- Fangbone!: In "The Bill of Magic", Venomous Drool sends such a creature to attack Bill after he gains the ability to cast spells from exposure to the Toe's magic. Its a tiny white thing identified as a Voidsnarl, and while Fangbone initially laughs at the sight of it, it's shown to be no joke as it vacuums up magic through its orifices, and even Drool is so terrified of it that he cages it up using special restraints to release it.
- He-Man and the Masters of the Universe (2021): Gary the Dragonfly was mutated by the Power of Havoc into a giant creature with a Horror Hunger for mystical power. His hunger was sated when he ate an Artifact of Doom powered by Havoc, but the Masters of the Universe and the Dark Masters were both after said artifact. After getting it back, Sorceress sends Gary to the Mystic Mountains, a land where everything is infused with magic, to sate his hunger and end his threat.
- My Little Pony: Friendship Is Magic: Lord Tirek can drain and consume magic and gain its effects. Considering all ponies' abilities in this setting are magical in some way (at one point he drains an entire squad of Pegasi and they lose their ability to fly), this makes him a very serious threat once he drains enough, especially since he's even able to drain the magic of Discord, a Reality Warper Physical God. A later appearance has him reveal he can only consume the magic of living things, however, which presents an issue since he can't just drain the energy maintaining a forcefield around the Bewitching Bell and so he needs to "borrow" the magic of one his allies to get strong enough and brute-force it open. He also reveals he can give back magic he's eaten, which is visually represented by him throwing it up.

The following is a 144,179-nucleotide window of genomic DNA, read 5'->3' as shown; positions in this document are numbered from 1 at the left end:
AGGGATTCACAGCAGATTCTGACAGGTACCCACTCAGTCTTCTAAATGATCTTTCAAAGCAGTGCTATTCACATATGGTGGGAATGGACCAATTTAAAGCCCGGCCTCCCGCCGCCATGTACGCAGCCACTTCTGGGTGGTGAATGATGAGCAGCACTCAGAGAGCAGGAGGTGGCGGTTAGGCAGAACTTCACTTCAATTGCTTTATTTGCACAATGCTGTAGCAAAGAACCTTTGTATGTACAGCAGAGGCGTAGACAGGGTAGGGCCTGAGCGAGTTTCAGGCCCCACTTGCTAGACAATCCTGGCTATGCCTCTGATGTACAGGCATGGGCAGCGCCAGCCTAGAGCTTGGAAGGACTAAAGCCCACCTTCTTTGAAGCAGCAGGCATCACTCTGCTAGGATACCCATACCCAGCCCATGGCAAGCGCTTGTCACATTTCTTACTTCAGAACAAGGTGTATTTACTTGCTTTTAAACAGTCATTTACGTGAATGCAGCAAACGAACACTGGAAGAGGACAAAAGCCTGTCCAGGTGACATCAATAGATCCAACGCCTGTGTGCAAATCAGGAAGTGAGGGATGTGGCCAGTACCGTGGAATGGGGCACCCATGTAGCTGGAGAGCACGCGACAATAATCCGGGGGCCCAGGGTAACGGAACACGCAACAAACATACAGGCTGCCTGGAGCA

- The Owl House:
- Basilisks are a supposedly extinct species that can drain the magic of witches and demons, though eating Luz's glyphs causes them physical pain. "Yesterday's Lie" reveals that the species was actually revived by the Emperor's Coven specifically to study this ability and that it merely fuels their other magical abilities like shapeshifting rather than being needed for sustenance. It's also shown that they're also able to get magic from enchanted objects (like Eda's discarded Hexas Hold'em deck).
- In his debut episode, Emperor Belos is shown to not be in the best of health. He recovers by cracking open a Palisman (which are sapient entities) and absorbing the magic bile inside it through his eyes.